Mediterranean Herbs and Spices: A Beginner’s Guide
By Mediterranean Living
Updated March 17, 2023
Seasonings and spices—plant-based aromatic substances, fresh or dried, are used for flavoring and aroma more than nutrition. But they also enhance food with medicinal properties and health benefits.
In the Mediterranean diet specifically, spices and herbs are used to add flavor and aroma, as well as reduce the use of salt, making the food healthier.
Mediterranean Herbs: A Rich Diversity
Mediterranean herbs originate from rich and diverse plants, thanks to the Mediterranean landscape (consider countries bordering the Mediterranean Sea).
The region includes mountain ranges, forests, scrubland, wetland, coasts, and islands. Owing to the rich biodiversity, it is home to 10% of all known plants of the world, which equals more than 30,000 species. Of these, half don’t grow anywhere else in the world.
The Mediterranean region is vast, and the culinary habits aren’t consistent among the different countries. For this reason, Mediterranean spices are used in various ways in different regions.
Mediterranean herbs and spices to use and why
An aromatic herb with a spicy flavor and sweet scent, basil is used fresh or dried. Basil leaves vary from flat, small, round, green, red, and purple.
In Mediterranean cuisine, basil is used in tomato-based pasta sauces, salads, marinades, dressings, and cooked dishes, such as pizza, vegetable curries, meat preparations, etc.
Basil is the main ingredient in one of the most popular sauces, pesto sauce. Purple basil is a staple in Turkish cooking, adding flavor as a garnish to soups, stews, stuffing, and main dishes.
Basil is completely calorie-free, rich in fiber, has a repertoire of strong antioxidant properties, and has medicinal properties and effects.
Tip: Basil can be used fresh or dried. However, dried basil is not as flavorful as the fresh version.
When using dried basil, use one-third of the amount you would use fresh basil leaves. For example, a tablespoon of fresh basil leaves would equal a teaspoon of the dried variety.
Mediterranean Diet Food List Printable PDF
This Mediterranean diet food list is available as a PDF file, and I recommend printing it out and putting it on your fridge. You will always have inspiration to eat these healthy foods whenever you go into the fridge.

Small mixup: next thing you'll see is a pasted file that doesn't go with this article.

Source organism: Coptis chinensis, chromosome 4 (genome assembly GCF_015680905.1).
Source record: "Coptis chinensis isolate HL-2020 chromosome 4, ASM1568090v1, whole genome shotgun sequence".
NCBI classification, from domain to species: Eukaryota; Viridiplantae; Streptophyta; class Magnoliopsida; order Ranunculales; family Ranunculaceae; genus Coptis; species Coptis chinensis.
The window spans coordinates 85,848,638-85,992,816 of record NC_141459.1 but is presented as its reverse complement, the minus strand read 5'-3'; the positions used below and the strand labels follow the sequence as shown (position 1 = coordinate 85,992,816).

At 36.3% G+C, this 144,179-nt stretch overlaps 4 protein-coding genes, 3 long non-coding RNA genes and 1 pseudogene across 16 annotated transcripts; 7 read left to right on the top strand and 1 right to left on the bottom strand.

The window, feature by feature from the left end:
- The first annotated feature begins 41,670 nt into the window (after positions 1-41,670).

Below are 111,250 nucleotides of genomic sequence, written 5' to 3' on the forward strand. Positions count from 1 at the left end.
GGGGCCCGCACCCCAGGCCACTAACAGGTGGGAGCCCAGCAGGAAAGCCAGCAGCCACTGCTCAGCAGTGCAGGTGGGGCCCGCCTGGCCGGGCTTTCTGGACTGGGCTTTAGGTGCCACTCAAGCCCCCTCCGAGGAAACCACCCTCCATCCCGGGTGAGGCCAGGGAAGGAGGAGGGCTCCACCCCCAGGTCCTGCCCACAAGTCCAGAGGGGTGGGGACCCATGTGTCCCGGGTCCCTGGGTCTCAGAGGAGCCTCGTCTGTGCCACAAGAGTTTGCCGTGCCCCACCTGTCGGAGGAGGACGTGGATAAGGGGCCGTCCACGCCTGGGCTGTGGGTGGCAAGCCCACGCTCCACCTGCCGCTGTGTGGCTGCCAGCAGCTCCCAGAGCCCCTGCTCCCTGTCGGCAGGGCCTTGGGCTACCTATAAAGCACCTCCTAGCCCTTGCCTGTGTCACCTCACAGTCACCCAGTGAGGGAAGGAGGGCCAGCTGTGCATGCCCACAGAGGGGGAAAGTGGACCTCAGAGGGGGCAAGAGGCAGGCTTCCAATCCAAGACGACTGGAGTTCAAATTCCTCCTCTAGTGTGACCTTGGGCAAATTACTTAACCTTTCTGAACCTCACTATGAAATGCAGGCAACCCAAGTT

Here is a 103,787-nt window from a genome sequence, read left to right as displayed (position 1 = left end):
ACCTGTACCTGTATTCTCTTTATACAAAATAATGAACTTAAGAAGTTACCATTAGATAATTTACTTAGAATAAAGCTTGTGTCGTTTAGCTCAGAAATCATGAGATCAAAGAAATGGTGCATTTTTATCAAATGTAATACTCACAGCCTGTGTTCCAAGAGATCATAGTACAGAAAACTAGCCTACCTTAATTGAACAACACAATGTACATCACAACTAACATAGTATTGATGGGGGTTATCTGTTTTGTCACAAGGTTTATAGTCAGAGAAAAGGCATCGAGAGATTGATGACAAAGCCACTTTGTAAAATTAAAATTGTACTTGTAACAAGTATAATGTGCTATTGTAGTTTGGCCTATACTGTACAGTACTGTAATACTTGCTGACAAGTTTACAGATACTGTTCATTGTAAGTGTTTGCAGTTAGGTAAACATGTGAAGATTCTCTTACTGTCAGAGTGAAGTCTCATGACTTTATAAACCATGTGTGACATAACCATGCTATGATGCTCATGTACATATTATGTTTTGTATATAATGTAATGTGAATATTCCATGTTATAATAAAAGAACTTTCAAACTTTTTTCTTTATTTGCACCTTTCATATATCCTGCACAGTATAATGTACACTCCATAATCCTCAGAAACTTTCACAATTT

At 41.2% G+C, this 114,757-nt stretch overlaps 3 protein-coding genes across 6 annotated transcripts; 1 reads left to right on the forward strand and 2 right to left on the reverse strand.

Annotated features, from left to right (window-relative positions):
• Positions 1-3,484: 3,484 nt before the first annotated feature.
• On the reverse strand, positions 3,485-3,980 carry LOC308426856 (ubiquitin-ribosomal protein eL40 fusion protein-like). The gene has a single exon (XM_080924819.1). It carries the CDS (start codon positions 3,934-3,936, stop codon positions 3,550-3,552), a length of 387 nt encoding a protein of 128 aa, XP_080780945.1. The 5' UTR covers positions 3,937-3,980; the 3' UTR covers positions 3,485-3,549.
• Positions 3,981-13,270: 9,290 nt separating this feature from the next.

If you’re looking for recipes to make with these foods, check out our extensive collection of Mediterranean Diet Recipes.
Flavorful and savory, chive leaves are used as condiments for garnishing and salads.
In some Mediterranean countries, for example, in Spain, chive is specifically preferred to garnish fish and seafood. It goes well in salads, dressings, yogurt, pasta, baked dishes, hummus, and soups.
Eaten raw—fresh or dried—chive is known to have many health benefits:
- It is diabetic-friendly. The flavonoids in chive help fight type 2 diabetes.
- It has a low glycemic index value, helps keep blood sugar levels steady, and lowers high blood sugar.
- It has antimicrobial and anticancer properties.
Coriander is used as fresh leaves or as seeds. It is used for cooking as well as for garnishing and sprinkling.
It has antioxidant, antimicrobial, diabetes-modulation and neurological benefits. It is used to flavor meat, poultry, curries, sauces, and baked dishes such as cookies and cakes.
A seed spice used whole or ground, cumin has a warm flavor, used in stews, sauces, soups, and savory dishes. It is a member of the parsley family.
Cumin is often roasted, which adds additional flavor. It is a common spice in Middle Eastern cuisines and used in baharat seasoning.
It is packed with anti-inflammatory and antimicrobial properties that make it useful for treating fevers and digestive problems.
A seed and bulb spice, and a leaf herb, fennel, comes from a flowering plant originally indigenous to the Mediterranean region. However, it is now widely grown and found in many parts of the world.
Its scientific properties include a compound called anethole, which gives it a distinctive flavor and aroma.
Fennel is known to be used as a medicinal herb to treat gastrointestinal illnesses and upper respiratory tract infections. It is also beneficial for milk production in breastfeeding mothers, consumed mainly in the form of fennel tea.